Although water can provide friction, that’s not enough to lubricate the clay bar and allow it to do its work on the car’s surface. For starters, the clay bar won’t glide like it should if you use water. Also, if you’re using water alone to clay a car, you’ll find that putting pressure will cause micro-marring and scratches on your vehicle.

Some clay bars advertise that they only require water as a lubricant. However, I advise against it for the reasons I’ve already mentioned above.

Alternatives to Water for Claying Your Car

Black car with droplets

Now that we’ve established that water and clay bar alone won’t give you the results you need, what should you use instead? Here are a few ideas.

Car Shampoo

If you don’t want to splurge on claying your car, you can opt for car shampoo. Not only is it budget-friendly, but it’s also quick and effective.

When using car shampoo, keep the following tips in mind.:

  • Get a wax-free product. For example, you can use the Chemical Guys Car Wash Soap. Even beginners can use it, and it smells fresh to boot.
  • Use a clean bucket to mix the shampoo and water.
  • Keep the car’s surface well-lubricated to avoid scratching and marring.
  • Avoid getting soap stains by rinsing the area instantly after claying.

Clay Lube Products

Clay lube products are tried-and-tested lubricants. They usually come with claying kits, making them perfect for use with clay bars. Most of them contain the same ingredients, so it won’t matter too much if you pick any brand. That said, I suggest choosing a well-known name for the best results.

Quick Detailer Products

You’ll find plenty of quick detailer products online. Although they can work well as lubricants, you have to be aware of the following:

  • Not all detailer sprays can be used with clay bars. You should use one specifically designed to be a claying lubricant. Otherwise, you’ll have to deal with plenty of marring.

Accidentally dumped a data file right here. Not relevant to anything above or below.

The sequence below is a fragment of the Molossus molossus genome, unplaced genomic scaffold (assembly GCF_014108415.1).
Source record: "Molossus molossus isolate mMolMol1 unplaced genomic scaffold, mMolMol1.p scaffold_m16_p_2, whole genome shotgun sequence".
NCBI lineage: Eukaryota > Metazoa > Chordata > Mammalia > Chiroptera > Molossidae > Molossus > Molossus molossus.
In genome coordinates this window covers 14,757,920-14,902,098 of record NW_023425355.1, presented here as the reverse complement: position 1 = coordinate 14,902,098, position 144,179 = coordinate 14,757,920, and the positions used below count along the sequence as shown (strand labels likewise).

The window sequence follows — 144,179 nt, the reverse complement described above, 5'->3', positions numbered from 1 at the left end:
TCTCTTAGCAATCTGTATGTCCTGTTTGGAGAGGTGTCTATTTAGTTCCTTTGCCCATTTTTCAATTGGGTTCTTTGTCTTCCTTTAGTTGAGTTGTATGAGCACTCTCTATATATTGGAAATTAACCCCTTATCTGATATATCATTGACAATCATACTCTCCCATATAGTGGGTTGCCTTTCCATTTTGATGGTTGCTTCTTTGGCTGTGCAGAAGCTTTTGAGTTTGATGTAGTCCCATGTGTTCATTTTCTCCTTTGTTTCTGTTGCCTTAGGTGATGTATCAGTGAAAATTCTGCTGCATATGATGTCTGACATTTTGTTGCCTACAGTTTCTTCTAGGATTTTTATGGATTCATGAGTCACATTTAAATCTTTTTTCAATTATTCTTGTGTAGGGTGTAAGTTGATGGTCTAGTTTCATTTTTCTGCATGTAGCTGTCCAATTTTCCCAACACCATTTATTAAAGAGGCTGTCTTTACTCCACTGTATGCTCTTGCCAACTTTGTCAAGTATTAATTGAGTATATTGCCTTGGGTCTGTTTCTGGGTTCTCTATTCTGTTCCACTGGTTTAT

• These products tend to be costly, and you have to use a lot of them to clay your whole car.
  • Quick detailers usually come in spray form, and it’s very time-consuming to spray each part of the car.
  • High temperatures don’t work well with detailer sprays and cause them to dry quickly, leaving marks on your car.
  • Depending on the brand of detailer spray, it might leave a sticky residue that you’ll need to wash away separately.

Waterless Wash Products

Waterless wash products are also excellent as lubricants. Most of them can be diluted and work well for their intended purpose. You can spray them onto the wet surface of your car or put them into a bucket before pouring them all over your vehicle. The best part about using waterless wash products is they cost less than detailer sprays and do the job equally well.

First published on Sep 16, 2022 by CarCareReport.com.

Conclusion

If you plan to use water to clay your water, you should at the very least use it in conjunction with soap. It’s better to use a clay bar and compatible products instead to remove all those pesky contaminants from your beloved vehicle.

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CarCareReport dot com first published this article on Sep 16, 2022..